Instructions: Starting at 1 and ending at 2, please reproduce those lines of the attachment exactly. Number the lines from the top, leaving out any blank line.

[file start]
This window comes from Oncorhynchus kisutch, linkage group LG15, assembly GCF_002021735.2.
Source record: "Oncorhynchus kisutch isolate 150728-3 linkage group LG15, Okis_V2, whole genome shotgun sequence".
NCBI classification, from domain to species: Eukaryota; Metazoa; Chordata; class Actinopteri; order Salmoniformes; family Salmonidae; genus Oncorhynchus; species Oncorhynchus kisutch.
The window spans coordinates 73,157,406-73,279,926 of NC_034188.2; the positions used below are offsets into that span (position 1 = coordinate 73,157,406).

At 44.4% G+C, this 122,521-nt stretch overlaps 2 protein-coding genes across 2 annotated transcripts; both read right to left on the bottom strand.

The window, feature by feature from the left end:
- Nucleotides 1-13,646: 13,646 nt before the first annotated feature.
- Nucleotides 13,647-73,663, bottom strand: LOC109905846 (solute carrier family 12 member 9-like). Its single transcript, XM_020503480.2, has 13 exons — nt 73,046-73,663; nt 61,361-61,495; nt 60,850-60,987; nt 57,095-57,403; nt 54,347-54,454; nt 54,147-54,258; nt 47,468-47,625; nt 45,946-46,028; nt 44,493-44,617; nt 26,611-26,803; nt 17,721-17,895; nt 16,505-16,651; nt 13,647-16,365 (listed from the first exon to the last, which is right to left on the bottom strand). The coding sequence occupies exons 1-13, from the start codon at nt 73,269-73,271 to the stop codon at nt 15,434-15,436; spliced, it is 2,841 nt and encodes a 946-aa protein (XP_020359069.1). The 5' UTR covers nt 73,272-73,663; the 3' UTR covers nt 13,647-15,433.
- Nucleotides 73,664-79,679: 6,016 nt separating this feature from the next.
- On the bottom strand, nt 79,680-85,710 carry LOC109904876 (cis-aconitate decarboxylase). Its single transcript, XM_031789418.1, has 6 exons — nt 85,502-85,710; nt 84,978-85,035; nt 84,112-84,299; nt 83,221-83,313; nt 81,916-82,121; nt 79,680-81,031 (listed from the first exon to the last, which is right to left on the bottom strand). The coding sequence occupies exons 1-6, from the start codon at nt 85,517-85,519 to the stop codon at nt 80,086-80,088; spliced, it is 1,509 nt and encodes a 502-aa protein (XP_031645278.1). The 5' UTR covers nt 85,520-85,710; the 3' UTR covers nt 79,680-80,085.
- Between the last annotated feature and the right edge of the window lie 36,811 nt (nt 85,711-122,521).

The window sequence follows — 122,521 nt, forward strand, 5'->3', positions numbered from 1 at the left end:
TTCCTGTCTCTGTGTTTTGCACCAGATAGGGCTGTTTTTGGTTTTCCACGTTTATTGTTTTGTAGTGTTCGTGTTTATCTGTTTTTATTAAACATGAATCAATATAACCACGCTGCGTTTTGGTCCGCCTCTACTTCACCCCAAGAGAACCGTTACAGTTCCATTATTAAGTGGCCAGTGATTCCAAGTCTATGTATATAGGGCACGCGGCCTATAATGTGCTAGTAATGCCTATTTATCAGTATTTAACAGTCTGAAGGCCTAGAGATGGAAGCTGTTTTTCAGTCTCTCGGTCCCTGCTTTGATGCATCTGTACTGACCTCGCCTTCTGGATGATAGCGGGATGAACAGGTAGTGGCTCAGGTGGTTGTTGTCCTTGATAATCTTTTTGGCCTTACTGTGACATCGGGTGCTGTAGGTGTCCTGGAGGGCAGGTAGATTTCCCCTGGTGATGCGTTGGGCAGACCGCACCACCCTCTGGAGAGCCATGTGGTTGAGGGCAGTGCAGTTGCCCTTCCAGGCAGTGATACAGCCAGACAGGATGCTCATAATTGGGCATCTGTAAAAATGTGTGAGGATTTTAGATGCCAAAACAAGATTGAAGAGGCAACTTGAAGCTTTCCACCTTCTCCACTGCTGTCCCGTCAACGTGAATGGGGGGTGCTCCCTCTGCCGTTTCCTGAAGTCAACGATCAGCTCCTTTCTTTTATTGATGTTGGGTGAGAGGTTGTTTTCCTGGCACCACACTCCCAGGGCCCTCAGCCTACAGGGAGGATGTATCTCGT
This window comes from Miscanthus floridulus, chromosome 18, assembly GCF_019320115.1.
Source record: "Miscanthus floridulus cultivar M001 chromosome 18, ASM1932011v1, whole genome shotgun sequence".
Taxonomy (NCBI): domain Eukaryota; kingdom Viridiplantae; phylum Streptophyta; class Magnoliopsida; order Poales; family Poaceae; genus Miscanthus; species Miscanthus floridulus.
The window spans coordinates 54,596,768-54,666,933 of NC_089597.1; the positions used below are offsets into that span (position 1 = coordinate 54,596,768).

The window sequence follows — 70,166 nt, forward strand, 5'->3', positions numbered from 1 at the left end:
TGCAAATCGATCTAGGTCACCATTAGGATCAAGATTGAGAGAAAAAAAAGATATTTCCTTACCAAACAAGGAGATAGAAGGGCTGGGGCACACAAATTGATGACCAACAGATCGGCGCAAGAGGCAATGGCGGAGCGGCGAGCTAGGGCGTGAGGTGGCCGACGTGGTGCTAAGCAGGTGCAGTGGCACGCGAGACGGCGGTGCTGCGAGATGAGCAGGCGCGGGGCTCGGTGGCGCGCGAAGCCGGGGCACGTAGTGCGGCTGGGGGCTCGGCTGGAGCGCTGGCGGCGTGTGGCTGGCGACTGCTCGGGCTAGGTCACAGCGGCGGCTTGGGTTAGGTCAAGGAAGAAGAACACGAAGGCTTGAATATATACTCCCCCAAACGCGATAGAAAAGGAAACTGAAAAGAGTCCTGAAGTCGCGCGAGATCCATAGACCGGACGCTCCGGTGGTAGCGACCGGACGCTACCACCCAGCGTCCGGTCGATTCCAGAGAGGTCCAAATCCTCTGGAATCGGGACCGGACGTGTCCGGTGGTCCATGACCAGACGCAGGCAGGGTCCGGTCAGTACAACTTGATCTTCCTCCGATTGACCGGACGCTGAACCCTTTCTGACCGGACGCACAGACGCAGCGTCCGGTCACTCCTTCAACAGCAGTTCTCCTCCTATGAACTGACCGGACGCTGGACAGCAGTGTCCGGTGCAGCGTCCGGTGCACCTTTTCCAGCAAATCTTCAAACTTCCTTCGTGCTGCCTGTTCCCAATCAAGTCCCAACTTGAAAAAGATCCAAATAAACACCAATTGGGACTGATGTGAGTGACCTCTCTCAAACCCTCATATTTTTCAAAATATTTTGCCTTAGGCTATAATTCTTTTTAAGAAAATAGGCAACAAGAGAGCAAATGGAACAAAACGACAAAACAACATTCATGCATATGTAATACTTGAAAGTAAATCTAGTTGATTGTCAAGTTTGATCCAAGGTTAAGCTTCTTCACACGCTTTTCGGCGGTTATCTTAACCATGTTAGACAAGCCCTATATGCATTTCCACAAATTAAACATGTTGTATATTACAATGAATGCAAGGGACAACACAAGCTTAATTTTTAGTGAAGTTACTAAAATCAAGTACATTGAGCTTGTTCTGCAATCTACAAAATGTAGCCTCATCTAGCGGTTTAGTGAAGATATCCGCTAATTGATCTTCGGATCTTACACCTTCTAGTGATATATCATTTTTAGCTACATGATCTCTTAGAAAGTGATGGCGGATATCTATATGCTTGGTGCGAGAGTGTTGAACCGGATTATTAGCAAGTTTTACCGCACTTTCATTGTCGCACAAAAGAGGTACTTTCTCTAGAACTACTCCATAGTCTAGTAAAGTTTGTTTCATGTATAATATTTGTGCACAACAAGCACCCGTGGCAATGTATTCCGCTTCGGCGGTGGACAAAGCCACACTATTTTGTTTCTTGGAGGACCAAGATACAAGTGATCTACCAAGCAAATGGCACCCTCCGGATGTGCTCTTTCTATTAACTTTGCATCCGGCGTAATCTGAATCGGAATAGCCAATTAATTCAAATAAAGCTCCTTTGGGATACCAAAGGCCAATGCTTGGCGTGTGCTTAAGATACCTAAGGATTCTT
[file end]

This window comes from Oncorhynchus kisutch, linkage group LG15, assembly GCF_002021735.2.
Source record: "Oncorhynchus kisutch isolate 150728-3 linkage group LG15, Okis_V2, whole genome shotgun sequence".